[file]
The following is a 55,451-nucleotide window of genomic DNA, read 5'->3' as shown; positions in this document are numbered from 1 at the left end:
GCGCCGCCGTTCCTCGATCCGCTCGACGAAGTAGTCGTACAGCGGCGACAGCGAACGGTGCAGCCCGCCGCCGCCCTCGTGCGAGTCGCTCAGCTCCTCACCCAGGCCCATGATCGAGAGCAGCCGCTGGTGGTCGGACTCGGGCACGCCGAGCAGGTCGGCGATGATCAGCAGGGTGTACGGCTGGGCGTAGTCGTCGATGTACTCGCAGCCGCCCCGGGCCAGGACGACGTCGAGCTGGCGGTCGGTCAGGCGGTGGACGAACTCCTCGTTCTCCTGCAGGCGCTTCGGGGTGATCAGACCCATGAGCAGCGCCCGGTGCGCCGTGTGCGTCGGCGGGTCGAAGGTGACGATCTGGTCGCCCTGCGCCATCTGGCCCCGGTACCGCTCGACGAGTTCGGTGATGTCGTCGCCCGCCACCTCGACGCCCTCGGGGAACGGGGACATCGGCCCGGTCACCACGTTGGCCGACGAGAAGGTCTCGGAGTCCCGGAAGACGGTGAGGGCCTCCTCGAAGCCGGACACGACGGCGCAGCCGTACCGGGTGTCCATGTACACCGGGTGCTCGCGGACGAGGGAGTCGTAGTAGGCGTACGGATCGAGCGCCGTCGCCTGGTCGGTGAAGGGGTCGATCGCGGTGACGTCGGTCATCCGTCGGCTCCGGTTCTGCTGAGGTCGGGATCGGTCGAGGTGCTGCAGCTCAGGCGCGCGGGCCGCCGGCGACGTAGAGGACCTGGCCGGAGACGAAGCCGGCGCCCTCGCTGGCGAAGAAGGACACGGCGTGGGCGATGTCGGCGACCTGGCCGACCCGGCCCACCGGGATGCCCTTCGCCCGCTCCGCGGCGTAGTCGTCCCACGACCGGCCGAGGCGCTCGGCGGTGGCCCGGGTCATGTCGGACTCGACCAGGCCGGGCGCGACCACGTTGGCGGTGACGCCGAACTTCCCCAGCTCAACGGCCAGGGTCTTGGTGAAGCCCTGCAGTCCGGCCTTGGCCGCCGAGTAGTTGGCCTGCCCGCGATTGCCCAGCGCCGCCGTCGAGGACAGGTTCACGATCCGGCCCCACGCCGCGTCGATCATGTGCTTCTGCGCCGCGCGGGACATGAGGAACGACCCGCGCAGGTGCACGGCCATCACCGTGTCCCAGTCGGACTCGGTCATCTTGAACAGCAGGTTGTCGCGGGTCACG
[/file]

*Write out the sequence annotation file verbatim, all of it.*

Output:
The following is a 55,451-nucleotide window of genomic DNA, read 5'->3' as shown; positions in this document are numbered from 1 at the left end:
GCGCCGCCGTTCCTCGATCCGCTCGACGAAGTAGTCGTACAGCGGCGACAGCGAACGGTGCAGCCCGCCGCCGCCCTCGTGCGAGTCGCTCAGCTCCTCACCCAGGCCCATGATCGAGAGCAGCCGCTGGTGGTCGGACTCGGGCACGCCGAGCAGGTCGGCGATGATCAGCAGGGTGTACGGCTGGGCGTAGTCGTCGATGTACTCGCAGCCGCCCCGGGCCAGGACGACGTCGAGCTGGCGGTCGGTCAGGCGGTGGACGAACTCCTCGTTCTCCTGCAGGCGCTTCGGGGTGATCAGACCCATGAGCAGCGCCCGGTGCGCCGTGTGCGTCGGCGGGTCGAAGGTGACGATCTGGTCGCCCTGCGCCATCTGGCCCCGGTACCGCTCGACGAGTTCGGTGATGTCGTCGCCCGCCACCTCGACGCCCTCGGGGAACGGGGACATCGGCCCGGTCACCACGTTGGCCGACGAGAAGGTCTCGGAGTCCCGGAAGACGGTGAGGGCCTCCTCGAAGCCGGACACGACGGCGCAGCCGTACCGGGTGTCCATGTACACCGGGTGCTCGCGGACGAGGGAGTCGTAGTAGGCGTACGGATCGAGCGCCGTCGCCTGGTCGGTGAAGGGGTCGATCGCGGTGACGTCGGTCATCCGTCGGCTCCGGTTCTGCTGAGGTCGGGATCGGTCGAGGTGCTGCAGCTCAGGCGCGCGGGCCGCCGGCGACGTAGAGGACCTGGCCGGAGACGAAGCCGGCGCCCTCGCTGGCGAAGAAGGACACGGCGTGGGCGATGTCGGCGACCTGGCCGACCCGGCCCACCGGGATGCCCTTCGCCCGCTCCGCGGCGTAGTCGTCCCACGACCGGCCGAGGCGCTCGGCGGTGGCCCGGGTCATGTCGGACTCGACCAGGCCGGGCGCGACCACGTTGGCGGTGACGCCGAACTTCCCCAGCTCAACGGCCAGGGTCTTGGTGAAGCCCTGCAGTCCGGCCTTGGCCGCCGAGTAGTTGGCCTGCCCGCGATTGCCCAGCGCCGCCGTCGAGGACAGGTTCACGATCCGGCCCCACGCCGCGTCGATCATGTGCTTCTGCGCCGCGCGGGACATGAGGAACGACCCGCGCAGGTGCACGGCCATCACCGTGTCCCAGTCGGACTCGGTCATCTTGAACAGCAGGTTGTCGCGGGTCACG